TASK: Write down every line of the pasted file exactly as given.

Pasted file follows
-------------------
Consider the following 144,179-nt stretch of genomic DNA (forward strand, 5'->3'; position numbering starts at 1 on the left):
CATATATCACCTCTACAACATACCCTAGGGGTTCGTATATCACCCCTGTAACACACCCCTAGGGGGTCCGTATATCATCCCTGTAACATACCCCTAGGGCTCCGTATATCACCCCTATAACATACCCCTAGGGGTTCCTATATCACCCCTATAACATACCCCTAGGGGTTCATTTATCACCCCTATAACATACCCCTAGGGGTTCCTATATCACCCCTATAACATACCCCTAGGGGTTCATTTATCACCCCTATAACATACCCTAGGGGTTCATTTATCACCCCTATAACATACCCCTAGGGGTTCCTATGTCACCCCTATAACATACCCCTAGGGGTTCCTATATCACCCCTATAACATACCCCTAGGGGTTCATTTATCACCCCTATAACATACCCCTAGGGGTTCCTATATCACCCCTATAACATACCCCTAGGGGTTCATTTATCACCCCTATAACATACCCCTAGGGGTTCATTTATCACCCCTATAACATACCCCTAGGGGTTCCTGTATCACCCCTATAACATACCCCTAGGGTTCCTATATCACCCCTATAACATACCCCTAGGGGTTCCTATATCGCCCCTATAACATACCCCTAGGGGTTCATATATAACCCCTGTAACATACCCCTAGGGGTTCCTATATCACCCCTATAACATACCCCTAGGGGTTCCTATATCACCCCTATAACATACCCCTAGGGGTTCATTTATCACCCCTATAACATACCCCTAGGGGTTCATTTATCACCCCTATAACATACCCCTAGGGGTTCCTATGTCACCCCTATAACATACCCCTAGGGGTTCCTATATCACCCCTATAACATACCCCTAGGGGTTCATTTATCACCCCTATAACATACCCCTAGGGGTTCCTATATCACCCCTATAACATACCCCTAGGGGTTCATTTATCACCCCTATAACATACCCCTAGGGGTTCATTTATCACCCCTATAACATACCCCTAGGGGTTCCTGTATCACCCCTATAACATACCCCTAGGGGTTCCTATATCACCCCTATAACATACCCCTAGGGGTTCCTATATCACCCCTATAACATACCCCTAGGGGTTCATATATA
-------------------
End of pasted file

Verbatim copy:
Consider the following 144,179-nt stretch of genomic DNA (forward strand, 5'->3'; position numbering starts at 1 on the left):
CATATATCACCTCTACAACATACCCTAGGGGTTCGTATATCACCCCTGTAACACACCCCTAGGGGGTCCGTATATCATCCCTGTAACATACCCCTAGGGCTCCGTATATCACCCCTATAACATACCCCTAGGGGTTCCTATATCACCCCTATAACATACCCCTAGGGGTTCATTTATCACCCCTATAACATACCCCTAGGGGTTCCTATATCACCCCTATAACATACCCCTAGGGGTTCATTTATCACCCCTATAACATACCCTAGGGGTTCATTTATCACCCCTATAACATACCCCTAGGGGTTCCTATGTCACCCCTATAACATACCCCTAGGGGTTCCTATATCACCCCTATAACATACCCCTAGGGGTTCATTTATCACCCCTATAACATACCCCTAGGGGTTCCTATATCACCCCTATAACATACCCCTAGGGGTTCATTTATCACCCCTATAACATACCCCTAGGGGTTCATTTATCACCCCTATAACATACCCCTAGGGGTTCCTGTATCACCCCTATAACATACCCCTAGGGTTCCTATATCACCCCTATAACATACCCCTAGGGGTTCCTATATCGCCCCTATAACATACCCCTAGGGGTTCATATATAACCCCTGTAACATACCCCTAGGGGTTCCTATATCACCCCTATAACATACCCCTAGGGGTTCCTATATCACCCCTATAACATACCCCTAGGGGTTCATTTATCACCCCTATAACATACCCCTAGGGGTTCATTTATCACCCCTATAACATACCCCTAGGGGTTCCTATGTCACCCCTATAACATACCCCTAGGGGTTCCTATATCACCCCTATAACATACCCCTAGGGGTTCATTTATCACCCCTATAACATACCCCTAGGGGTTCCTATATCACCCCTATAACATACCCCTAGGGGTTCATTTATCACCCCTATAACATACCCCTAGGGGTTCATTTATCACCCCTATAACATACCCCTAGGGGTTCCTGTATCACCCCTATAACATACCCCTAGGGGTTCCTATATCACCCCTATAACATACCCCTAGGGGTTCCTATATCACCCCTATAACATACCCCTAGGGGTTCATATATA